by Keith Carey
Why is this Northern Caucasus 45-language region so hard to reach for Christ? Let’s start with 10 intertwined barriers:
1. Geography—It is rugged country and difficult to access.
2. Languages—In the Caucasus there are some of the most difficult and complicated language groups in the world.
3. Military/political instability/violence—Everybody is tense. Leaders are always nervous.
4. Cultures are proud and resistant to change—There are strong internal instincts in the culture to defend and assert that “it must be done this way.”
5. High levels of xenophobia—fear of foreigners and outsiders.
They look at people from the outside with doubt, distrust and suspicion. Outsiders are guilty until proven innocent.
6. Enforced uniformity is very high—The shame/honor dynamic is found in Islam, but in this region it predates Islam. “I don’t agree with you, but I’ll fight to the death for you to have the right to say it,” is very Western. “I don’t agree with you, and I’ll fight to the death to keep you from saying it,” is the philosophy in this region.
7. Traditional Islam—They rigorously defend their Islamic identity and traditions. They are intolerant and fiercely protective of the status quo. Violators are “traitors.” In the last decade increasing pockets of radical, violent Wahhabi Islam have sprung up.
8. Complex political bureaucracy—The officials reflect the cultural resistance to change and the Islamic defense of the region. Heartland regions are complex with four levels of bureaucracy. Suspicion of outsiders does not just apply to the West, but to anyone not from their region, even Russians.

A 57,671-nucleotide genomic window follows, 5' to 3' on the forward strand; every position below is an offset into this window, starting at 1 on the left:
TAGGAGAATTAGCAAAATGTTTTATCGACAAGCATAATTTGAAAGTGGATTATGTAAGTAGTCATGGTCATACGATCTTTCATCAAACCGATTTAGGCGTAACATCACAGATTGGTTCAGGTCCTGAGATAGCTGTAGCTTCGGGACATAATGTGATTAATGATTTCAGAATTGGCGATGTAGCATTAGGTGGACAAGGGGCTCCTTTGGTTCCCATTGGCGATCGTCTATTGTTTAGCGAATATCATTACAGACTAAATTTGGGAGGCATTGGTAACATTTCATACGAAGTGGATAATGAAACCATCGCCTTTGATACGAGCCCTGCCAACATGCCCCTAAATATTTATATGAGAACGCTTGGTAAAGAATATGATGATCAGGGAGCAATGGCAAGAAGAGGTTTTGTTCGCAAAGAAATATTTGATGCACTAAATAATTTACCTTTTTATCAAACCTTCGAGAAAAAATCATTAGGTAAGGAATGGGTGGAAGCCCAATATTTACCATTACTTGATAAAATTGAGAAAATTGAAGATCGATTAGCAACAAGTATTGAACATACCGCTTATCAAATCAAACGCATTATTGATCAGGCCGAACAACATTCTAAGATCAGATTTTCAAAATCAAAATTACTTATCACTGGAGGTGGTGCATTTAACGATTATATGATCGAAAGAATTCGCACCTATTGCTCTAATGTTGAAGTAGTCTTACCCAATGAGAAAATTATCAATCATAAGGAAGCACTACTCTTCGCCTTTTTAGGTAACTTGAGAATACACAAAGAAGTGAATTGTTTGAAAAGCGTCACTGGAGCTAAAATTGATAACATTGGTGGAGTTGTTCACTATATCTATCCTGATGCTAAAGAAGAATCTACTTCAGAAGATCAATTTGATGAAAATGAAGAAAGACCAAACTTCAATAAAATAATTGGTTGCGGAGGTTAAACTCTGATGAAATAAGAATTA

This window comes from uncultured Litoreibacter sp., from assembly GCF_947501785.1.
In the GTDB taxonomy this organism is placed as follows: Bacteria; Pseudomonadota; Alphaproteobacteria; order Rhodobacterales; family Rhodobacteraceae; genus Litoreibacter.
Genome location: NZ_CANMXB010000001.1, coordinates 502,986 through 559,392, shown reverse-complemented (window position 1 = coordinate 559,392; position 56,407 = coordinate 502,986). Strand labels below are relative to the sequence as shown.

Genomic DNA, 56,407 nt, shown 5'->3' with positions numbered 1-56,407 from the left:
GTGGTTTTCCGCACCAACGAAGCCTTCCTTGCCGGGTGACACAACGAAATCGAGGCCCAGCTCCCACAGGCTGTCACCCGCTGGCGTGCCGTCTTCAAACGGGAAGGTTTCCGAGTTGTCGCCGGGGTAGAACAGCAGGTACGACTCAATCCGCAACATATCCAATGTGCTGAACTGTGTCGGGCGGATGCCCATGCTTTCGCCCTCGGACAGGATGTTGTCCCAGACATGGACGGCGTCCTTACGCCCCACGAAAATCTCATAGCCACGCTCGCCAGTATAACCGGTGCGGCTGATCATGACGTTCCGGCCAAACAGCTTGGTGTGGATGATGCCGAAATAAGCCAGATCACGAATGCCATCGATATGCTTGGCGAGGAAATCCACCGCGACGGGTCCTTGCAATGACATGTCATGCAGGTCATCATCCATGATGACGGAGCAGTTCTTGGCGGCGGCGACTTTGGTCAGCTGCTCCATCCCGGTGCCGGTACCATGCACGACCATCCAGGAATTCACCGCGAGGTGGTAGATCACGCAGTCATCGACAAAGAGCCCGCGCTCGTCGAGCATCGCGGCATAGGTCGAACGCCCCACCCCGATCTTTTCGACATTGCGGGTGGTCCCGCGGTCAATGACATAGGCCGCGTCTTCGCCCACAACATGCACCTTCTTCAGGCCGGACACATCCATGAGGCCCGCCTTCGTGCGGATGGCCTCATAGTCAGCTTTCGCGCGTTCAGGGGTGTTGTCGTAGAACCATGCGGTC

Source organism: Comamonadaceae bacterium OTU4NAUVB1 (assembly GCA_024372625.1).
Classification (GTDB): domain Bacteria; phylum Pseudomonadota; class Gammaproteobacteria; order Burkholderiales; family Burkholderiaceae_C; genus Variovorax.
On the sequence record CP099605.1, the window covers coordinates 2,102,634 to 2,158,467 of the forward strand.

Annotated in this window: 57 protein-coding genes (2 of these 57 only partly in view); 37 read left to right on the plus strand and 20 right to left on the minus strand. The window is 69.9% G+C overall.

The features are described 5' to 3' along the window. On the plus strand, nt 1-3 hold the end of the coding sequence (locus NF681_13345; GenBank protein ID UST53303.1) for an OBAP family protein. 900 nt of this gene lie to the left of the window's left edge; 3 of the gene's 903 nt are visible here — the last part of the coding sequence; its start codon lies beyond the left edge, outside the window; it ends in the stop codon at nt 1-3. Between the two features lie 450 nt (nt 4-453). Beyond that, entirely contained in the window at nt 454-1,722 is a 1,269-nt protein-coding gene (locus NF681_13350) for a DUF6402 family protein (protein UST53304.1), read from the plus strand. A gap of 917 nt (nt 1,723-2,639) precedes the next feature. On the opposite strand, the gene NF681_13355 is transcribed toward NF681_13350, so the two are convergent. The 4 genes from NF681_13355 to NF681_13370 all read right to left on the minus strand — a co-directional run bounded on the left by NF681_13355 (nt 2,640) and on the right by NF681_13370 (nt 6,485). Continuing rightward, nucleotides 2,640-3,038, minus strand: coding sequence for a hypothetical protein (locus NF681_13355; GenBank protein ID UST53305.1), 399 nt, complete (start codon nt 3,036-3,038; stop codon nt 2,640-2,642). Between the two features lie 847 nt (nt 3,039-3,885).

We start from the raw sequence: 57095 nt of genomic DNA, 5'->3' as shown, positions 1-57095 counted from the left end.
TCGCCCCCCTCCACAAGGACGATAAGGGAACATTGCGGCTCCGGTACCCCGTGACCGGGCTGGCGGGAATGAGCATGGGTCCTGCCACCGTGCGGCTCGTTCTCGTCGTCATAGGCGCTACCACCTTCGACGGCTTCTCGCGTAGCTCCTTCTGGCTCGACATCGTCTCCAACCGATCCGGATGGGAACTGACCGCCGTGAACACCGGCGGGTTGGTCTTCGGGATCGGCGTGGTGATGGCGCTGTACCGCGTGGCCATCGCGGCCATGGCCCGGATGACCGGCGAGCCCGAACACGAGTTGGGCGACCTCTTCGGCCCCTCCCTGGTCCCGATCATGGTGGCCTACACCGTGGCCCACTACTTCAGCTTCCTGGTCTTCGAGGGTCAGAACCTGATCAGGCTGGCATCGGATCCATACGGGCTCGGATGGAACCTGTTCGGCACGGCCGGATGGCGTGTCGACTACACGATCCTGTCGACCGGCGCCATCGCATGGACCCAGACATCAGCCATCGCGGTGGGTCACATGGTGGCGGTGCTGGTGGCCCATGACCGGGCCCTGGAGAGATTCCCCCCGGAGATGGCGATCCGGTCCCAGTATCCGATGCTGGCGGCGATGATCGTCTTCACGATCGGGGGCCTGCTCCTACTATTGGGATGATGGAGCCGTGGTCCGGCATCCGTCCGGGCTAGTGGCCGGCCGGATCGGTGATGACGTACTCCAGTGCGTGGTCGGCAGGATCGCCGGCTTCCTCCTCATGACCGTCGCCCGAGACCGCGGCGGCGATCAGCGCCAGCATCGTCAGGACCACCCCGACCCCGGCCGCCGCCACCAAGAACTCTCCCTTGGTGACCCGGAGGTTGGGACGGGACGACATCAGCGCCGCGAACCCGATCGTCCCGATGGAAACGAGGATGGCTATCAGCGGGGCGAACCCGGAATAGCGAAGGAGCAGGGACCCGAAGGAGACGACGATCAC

9. Pervasive corruption among officials at every level—Extortionary pressure is leveraged at every document approval point. There is a discernible pattern: officials must keep paying up the ladder to those who put them in power.
10. Unseen spiritual strongholds beyond Islam—They are deeply felt in the region. Some of this is shown in #’s 3-9 above, but other aspects are unnamable. Ephesians 6:12
Missionary author Patrick Johnstone writes, “It’s hard to conceive of a more difficult region to evangelize than the Caucasus. Local wars, ethnic rivalries, interreligious hatred, harsh Russian control. There are very high levels of corruption, suspicion, and frequent hostility toward foreigners…. Then there is the diversity and complexity of local languages… the dearth of active churches and Christians, and the lack of Scriptures in most of the languages. In this generation, who is willing to risk everything so that these peoples, loved by God, have the chance to become followers of the Lord Jesus?”
There are some plus factors:
1. In these cultures there is a great hunger for unselfish, pure love—for agape love.
2. Read Shaadia’s gripping missionary autobiography which follows. In part four her agonizing search for truth led to dreams and visions. In part five she was deeply impacted by the kindness and fruit of the Spirit coming from believers. Then, in part seven she finally found the Source of Peace that filled her with genuine love.
3. There can be three levels to a relationship: getting acquainted, friendship, and kunakh. If you become a kunakh, you become part of one another’s family. It’s an amazing gift of deep friendship, and provides considerable safety. Initially it slows you down, but eventually it speeds you up.
4. Friendship is considered more valuable than your bank account. It is a golden value in these cultures. Here is a key insight: all of the resistance issues mentioned above can be overcome through deep friendships.
On one hand, there are even more difficulties:
1. Power struggles are increasing in the Caucasus provinces. In the past three years clashes between traditional Muslims and radical Muslims have intensified.